At the same time, the Washington Post and the New York Times received copies of the bomber’s 35,000 word “manifesto,” entitled Industrial Society and its Future. It was a dense, but lucid text, laying out a detailed case: that the progress of human civilization, away from the species’s natural habitats and behaviors, had been the cause of incalculable suffering. Advanced societies were factories of misery, where the citizens primarily engaged in “surrogate activities” — such as scientific study, or athletics — rather than hunting and gathering. We were building an unsustainable and perverse system to maintain control of humans, and as technology advanced, it would only get worse; universities, computers, advertising, airliners… all of it was a mistake. And if this “progress” didn’t stop soon, the bomber argued, then the consequences for humanity would be far deadlier than a few mail bombs.
The bomber promised to send more devices through the mail if the manifesto was not published in a major newspaper. On September 19, 1995, the Times and the Post jointly published the text as an eight-page supplement — acting on recommendation from the Director of the FBI, and the Attorney General — in the interest of “public safety.”
The general rule at the FBI was not to negotiate with terrorists, much less cede to their demands — but the bureau wanted the Unabomber bad. And they needed a break.
It worked. The essay captured the Unabomber’s philosophy in one document, written in his own distinct voice. When David Kaczynski read it, he recognized the voice on the page, and told the FBI where to look: they could find his brother in a cabin, on a mountain in Montana.
* * *
Ted Kaczynski had been a brilliant math prodigy in the late 1960s, graduating early from Harvard and taking an assistant professorship at UC Berkeley. Only two years passed there, however, before he abruptly told his department heads, “out of the blue,” that he was giving up mathematics — and academia in general. Most of his colleagues at the school were mystified, but one of Ted’s superiors had a theory: “Kaczynski seemed almost pathologically shy, and as far as I know he made no close friends in the department. Efforts to bring him more into the swing of things had failed.”
After resigning, Kaczynski disappeared, wandering off into the Montana wilderness. He told his brother he was venturing out to live alone, to survive off the land, and to pursue what he believed was an ideal human existence — in harmony with nature, and without the complications and degradation that technology wrought. His brother even came out to the mountain in Montana, and helped build the tiny cabin, where Ted could live out his days with no indoor plumbing, and no electricity. His dream home.
* * *
The FBI went up the mountain on April 3, 1996, and dragged the ghost out of the cabin, suddenly unmasking the bomber as an unkempt, grizzly-bearded hermit whose goal was — quite literally — to bomb human society back to the stone age.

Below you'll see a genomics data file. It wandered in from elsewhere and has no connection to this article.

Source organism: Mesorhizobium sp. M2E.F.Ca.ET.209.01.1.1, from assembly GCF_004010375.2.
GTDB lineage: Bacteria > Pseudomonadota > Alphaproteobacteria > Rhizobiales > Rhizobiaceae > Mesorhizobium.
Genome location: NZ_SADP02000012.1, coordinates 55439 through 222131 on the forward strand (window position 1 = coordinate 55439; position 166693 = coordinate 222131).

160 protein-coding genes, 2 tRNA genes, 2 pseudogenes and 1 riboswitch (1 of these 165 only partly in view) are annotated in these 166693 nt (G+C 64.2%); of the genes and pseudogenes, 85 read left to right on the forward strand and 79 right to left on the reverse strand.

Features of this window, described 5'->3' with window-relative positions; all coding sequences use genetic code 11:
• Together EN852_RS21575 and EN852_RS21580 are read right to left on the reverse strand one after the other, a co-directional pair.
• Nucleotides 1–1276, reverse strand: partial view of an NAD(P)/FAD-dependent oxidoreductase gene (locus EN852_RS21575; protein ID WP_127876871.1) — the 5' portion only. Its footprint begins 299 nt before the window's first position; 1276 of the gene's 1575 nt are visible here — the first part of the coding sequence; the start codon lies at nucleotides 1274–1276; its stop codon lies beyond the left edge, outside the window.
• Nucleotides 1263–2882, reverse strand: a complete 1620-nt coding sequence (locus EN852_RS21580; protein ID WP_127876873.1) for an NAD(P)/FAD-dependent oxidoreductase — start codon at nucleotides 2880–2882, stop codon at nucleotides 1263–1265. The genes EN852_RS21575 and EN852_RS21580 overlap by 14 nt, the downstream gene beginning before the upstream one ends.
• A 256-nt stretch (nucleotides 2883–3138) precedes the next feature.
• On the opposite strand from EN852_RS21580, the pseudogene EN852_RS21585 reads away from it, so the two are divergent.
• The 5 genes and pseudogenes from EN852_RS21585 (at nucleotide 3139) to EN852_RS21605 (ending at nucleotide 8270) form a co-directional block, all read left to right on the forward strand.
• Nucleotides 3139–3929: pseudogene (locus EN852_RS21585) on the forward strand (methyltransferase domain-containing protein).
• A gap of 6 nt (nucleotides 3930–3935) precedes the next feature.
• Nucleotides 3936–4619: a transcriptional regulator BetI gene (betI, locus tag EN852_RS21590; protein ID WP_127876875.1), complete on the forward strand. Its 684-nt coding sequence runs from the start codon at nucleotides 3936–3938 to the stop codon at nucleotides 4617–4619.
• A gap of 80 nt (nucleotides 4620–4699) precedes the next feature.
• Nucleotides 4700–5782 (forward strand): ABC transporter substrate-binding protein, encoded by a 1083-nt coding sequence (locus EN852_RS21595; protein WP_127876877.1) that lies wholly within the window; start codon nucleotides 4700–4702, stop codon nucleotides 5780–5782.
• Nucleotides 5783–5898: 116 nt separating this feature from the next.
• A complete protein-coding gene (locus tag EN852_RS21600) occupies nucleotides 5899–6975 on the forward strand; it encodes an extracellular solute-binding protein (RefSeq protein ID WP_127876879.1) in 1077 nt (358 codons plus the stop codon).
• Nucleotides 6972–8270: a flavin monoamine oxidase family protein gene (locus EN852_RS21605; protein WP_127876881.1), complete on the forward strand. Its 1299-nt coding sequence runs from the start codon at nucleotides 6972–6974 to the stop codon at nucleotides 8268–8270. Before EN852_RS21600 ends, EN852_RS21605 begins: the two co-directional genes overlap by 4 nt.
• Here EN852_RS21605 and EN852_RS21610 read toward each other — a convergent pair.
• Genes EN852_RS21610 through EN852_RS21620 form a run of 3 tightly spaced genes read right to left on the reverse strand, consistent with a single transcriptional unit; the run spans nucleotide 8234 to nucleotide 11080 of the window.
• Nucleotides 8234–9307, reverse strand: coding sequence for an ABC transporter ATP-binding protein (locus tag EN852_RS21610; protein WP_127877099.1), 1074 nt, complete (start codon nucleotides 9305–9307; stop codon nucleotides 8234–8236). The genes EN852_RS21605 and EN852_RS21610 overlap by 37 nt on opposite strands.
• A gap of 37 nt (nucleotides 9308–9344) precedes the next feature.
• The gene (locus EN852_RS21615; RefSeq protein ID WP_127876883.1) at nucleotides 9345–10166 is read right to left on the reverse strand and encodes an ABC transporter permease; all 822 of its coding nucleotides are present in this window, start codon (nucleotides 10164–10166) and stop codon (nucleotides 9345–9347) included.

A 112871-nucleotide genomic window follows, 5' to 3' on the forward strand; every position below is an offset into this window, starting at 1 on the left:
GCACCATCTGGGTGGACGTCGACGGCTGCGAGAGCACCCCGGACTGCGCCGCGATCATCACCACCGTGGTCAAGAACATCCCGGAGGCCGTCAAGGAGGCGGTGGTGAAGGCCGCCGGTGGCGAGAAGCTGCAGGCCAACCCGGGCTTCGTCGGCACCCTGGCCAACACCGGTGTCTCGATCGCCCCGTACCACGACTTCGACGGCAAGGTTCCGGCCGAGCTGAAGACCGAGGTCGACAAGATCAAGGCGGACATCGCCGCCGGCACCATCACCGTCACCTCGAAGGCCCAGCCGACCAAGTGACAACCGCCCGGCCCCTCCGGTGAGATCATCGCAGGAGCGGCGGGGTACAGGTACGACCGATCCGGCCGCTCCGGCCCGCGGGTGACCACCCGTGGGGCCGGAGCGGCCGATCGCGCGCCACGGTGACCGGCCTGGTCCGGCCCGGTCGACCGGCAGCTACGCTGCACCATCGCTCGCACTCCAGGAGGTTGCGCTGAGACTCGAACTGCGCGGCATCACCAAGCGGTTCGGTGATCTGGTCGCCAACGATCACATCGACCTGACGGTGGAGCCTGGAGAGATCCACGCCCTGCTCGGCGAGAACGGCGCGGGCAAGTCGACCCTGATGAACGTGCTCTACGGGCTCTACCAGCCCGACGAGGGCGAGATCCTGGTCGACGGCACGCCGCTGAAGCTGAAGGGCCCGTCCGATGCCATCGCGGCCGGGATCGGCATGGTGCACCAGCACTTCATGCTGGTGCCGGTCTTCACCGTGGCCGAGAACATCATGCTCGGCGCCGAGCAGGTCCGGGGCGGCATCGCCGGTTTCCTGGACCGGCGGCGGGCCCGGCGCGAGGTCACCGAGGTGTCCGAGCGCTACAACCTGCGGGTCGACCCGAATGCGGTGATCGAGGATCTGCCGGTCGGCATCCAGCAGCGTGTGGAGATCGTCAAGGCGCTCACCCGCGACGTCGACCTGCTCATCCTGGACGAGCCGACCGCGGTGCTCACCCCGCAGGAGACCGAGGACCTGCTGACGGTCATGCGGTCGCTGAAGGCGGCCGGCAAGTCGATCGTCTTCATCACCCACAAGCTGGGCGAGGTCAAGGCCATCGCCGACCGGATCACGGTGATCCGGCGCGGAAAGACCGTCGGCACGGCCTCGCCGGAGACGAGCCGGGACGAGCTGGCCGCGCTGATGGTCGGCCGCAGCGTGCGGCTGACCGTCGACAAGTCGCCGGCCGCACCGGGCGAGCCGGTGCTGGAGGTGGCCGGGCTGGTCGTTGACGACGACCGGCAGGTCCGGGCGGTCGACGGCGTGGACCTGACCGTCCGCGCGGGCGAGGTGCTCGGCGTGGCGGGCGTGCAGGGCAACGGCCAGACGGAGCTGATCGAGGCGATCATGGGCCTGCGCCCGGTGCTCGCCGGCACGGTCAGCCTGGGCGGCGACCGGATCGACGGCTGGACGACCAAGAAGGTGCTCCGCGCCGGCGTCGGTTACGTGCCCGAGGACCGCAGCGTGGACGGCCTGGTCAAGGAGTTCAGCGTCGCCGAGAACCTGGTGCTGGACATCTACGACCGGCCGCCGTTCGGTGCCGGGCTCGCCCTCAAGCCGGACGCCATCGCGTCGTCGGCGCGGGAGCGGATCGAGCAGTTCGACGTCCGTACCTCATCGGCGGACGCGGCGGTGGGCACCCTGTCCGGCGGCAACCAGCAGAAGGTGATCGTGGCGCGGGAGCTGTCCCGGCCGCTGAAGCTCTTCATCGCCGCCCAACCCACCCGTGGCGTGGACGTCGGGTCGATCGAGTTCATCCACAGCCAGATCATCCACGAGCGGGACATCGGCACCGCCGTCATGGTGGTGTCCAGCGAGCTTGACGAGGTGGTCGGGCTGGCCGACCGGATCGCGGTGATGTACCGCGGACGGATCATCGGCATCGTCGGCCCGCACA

Captured, the Unabomber would insist that his campaign had started as a counter-attack: if he had been allowed to, he would have stayed in his cabin, on the mountainside, and kept to himself. Indeed, he said there had been periods back on the mountain when he was lucky, and weeks would pass, during which he could forget that civilization existed at all — as long as he wasn’t interrupted by an airliner passing overhead, or by new highways slicing through the woods, closer and closer to his cabin.
At trial, the bomber’s council pursued an insanity defense, and summoned doctors who would testify that the “mad bomber,” Ted, was indeed mentally ill: a paranoid schizophrenic. But Kaczynski himself vehemently rejected this diagnosis — as did many outside observers. Why, after all, should it be considered “crazy” to subsist in a way that is comparable to the conditions in which all of human civilization once lived?
Kaczynski begged the judge to let him represent himself, but found that his own defense team had already vetoed that option, working against him behind the scenes. So, on the eve of his trial, forced to choose between being diagnosed with a mental illness, or death, Ted tried to hang himself with his underwear.
It didn’t work. Finally, the Unabomber took a deal: he pleaded guilty, and accepted a life sentence at Supermax. It was the only way to avoid a public trial in which his own defense would portray him as insane, and surely dismiss his essay — Industrial Society and its Future, his life’s work — as the ravings of a madman.
And so, the state’s forces finally dragged Ted to Supermax, and stuffed him in the cell next to the Oklahoma City bomber. His cage for the rest of his days.
* * *
On the other side of the wall, Timothy McVeigh was wrapping up his letter to the journalist in Denver, and he shared something he had just overheard: “One of the guards out in the hall last night told another about the shootings at the school in Springfield, Oregon. The other guard’s response? (I’m not kidding…) — ‘Job security.’”